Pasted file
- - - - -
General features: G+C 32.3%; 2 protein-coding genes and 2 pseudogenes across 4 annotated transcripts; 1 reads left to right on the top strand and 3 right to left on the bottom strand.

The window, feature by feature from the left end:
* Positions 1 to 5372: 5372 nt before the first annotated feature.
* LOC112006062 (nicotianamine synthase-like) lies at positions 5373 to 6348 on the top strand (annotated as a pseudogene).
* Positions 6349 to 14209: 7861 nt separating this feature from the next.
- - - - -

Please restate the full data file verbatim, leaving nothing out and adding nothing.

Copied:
General features: G+C 32.3%; 2 protein-coding genes and 2 pseudogenes across 4 annotated transcripts; 1 reads left to right on the top strand and 3 right to left on the bottom strand.

The window, feature by feature from the left end:
* Positions 1 to 5372: 5372 nt before the first annotated feature.
* LOC112006062 (nicotianamine synthase-like) lies at positions 5373 to 6348 on the top strand (annotated as a pseudogene).
* Positions 6349 to 14209: 7861 nt separating this feature from the next.